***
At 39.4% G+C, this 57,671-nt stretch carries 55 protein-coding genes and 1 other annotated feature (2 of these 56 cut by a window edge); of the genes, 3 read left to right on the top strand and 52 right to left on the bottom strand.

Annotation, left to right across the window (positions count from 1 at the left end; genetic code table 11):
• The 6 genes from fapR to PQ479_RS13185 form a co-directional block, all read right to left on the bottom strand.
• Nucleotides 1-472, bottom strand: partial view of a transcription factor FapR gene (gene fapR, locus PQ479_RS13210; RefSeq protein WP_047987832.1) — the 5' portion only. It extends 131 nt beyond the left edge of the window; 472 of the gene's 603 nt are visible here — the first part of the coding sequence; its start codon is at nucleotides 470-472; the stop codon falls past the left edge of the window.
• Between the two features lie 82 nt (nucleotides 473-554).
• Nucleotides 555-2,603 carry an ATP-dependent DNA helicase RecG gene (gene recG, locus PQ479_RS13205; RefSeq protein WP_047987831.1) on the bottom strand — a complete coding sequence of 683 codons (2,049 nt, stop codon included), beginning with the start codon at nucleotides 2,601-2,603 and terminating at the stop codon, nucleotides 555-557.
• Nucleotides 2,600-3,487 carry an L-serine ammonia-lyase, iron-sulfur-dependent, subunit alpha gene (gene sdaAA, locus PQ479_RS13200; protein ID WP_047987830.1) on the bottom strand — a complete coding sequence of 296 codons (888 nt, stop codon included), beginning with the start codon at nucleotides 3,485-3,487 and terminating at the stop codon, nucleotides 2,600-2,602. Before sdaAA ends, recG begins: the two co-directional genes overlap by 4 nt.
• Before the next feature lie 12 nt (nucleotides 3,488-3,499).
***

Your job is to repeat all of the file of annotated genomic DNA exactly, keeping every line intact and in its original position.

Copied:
At 39.4% G+C, this 57,671-nt stretch carries 55 protein-coding genes and 1 other annotated feature (2 of these 56 cut by a window edge); of the genes, 3 read left to right on the top strand and 52 right to left on the bottom strand.

Annotation, left to right across the window (positions count from 1 at the left end; genetic code table 11):
• The 6 genes from fapR to PQ479_RS13185 form a co-directional block, all read right to left on the bottom strand.
• Nucleotides 1-472, bottom strand: partial view of a transcription factor FapR gene (gene fapR, locus PQ479_RS13210; RefSeq protein WP_047987832.1) — the 5' portion only. It extends 131 nt beyond the left edge of the window; 472 of the gene's 603 nt are visible here — the first part of the coding sequence; its start codon is at nucleotides 470-472; the stop codon falls past the left edge of the window.
• Between the two features lie 82 nt (nucleotides 473-554).
• Nucleotides 555-2,603 carry an ATP-dependent DNA helicase RecG gene (gene recG, locus PQ479_RS13205; RefSeq protein WP_047987831.1) on the bottom strand — a complete coding sequence of 683 codons (2,049 nt, stop codon included), beginning with the start codon at nucleotides 2,601-2,603 and terminating at the stop codon, nucleotides 555-557.
• Nucleotides 2,600-3,487 carry an L-serine ammonia-lyase, iron-sulfur-dependent, subunit alpha gene (gene sdaAA, locus PQ479_RS13200; protein ID WP_047987830.1) on the bottom strand — a complete coding sequence of 296 codons (888 nt, stop codon included), beginning with the start codon at nucleotides 3,485-3,487 and terminating at the stop codon, nucleotides 2,600-2,602. Before sdaAA ends, recG begins: the two co-directional genes overlap by 4 nt.
• Before the next feature lie 12 nt (nucleotides 3,488-3,499).